Dir: Quino Pinero
Forming a compendium of the diverse musical cultures and traditions of Ethiopia this beguiling and rhythmically edited music film wisely foregrounds the music and avoids the complexities of the country’s cultural mix. Director Pinẽro is a sound engineer and record label chief, who has been involved in the African music scene since the early 2000s. His label SolySombra Recordings has showcased many musicians from the continent. From 2012 onwards he has based himself in Ethiopia, rather than his native Spain, associating with legendary musicians such as Mulatu Astatke (who featured prominently on the soundtrack to Jim Jarmusch’s Broken Flowers). Much like Junun (2015), the Indian-set music project featuring traditional musicians alongside Jonny Greenwood and the Israeli composer Shye Ben-Tzur, this is a film that frames indigenous musical traditions as powerfully rendered live encounters with skilled performers. What makes Pinẽro’s film more effective and satisfying is the fact that the work is not restricted by a sole location and succinctly captures fleeting aspects of the cultures and societies that inform the traditions filmed.
Early in the film an interviewee proclaims: “A song is not only for dancing, it reminds you of your dear ones, it brings back memories of far relatives, it reminds you of those who passed away, it reminds you of the love you experienced in your life”. This idea of music as embedded within a shared sense of culture and history plays into the idea that different notions of time are evoked in the performance. There is the instant, intoxicating moment of the performance, but that also evokes a sense of the past (both in terms of personal history and cultural heritage), whilst simultaneously connecting the performer with those that have performed before them, like the passing of a torch. When Pinẽro comes to the younger musicians that are learning music at the Tigray Art College it is revealing to note that their teacher bemoans the gradual adoption of modern European, or Western instrumentation, and the slow death of traditional Ethiopian instruments like the Masinko and the Krar. The former instrument is the pride and joy of one performer, who has tried to engage his young sons in following in their father’s footsteps, yet tellingly the kids don’t seem so interested. The film argues that skills required to construct these surprisingly intricate instruments are being lost by a generation of young Ethiopian musicians raised on bass guitars and synthesisers.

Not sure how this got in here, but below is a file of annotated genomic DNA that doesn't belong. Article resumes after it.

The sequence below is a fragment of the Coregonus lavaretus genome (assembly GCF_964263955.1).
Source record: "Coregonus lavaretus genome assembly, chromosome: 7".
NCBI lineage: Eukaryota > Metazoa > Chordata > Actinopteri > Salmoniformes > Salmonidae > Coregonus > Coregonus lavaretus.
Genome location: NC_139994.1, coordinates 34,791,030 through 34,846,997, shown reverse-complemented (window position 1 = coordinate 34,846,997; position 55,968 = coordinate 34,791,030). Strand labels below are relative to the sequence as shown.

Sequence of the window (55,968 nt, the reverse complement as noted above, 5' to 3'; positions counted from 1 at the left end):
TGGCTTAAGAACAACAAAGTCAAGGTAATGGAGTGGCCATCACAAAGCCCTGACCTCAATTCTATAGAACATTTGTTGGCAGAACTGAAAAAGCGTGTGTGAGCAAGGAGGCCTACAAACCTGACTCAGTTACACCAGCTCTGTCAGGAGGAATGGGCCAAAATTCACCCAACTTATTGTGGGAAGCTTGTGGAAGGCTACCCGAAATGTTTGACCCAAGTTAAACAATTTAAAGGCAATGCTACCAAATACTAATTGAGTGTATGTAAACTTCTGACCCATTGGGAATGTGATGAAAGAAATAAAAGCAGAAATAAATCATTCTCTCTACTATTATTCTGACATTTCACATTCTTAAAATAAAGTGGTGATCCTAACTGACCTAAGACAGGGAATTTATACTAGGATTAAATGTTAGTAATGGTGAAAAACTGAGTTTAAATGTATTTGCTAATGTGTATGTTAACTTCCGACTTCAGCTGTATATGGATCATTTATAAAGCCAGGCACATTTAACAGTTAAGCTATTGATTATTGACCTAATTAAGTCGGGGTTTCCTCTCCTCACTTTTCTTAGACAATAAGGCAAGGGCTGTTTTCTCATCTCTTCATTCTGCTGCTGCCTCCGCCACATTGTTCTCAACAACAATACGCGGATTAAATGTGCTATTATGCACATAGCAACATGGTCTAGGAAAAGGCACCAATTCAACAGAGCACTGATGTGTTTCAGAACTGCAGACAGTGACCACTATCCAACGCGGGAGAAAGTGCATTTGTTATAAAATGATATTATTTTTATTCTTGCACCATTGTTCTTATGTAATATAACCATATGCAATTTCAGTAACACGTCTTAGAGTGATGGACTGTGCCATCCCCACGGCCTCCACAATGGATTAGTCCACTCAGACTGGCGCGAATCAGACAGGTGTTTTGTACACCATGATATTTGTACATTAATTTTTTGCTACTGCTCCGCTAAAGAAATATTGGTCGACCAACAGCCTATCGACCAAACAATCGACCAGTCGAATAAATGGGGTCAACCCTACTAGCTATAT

Traditional musical forms seem to be most prominently supported and fostered within agricultural communities. There is also a sense that poverty plays some part in preserving traditions. In one sequence involving a predominately brass band from Harar, the musicians have been unable to pass on their skills to a younger generation as there is no money to replace the instruments that were bought for the band some fifty years prior. The agricultural origins of much of the music is wonderfully suggested through briskly edited sequences in which the rhythms of labour are shown to be inextricably fused to the distinct sounds of a particular community’s songs. Despite the occasionally frustrating lack of titling within the film, so that some performances seem to blur into one another, Pinẽro, within the narrow focus that he has set himself, explores a vibrant musical heritage in all of its plangent polyphony.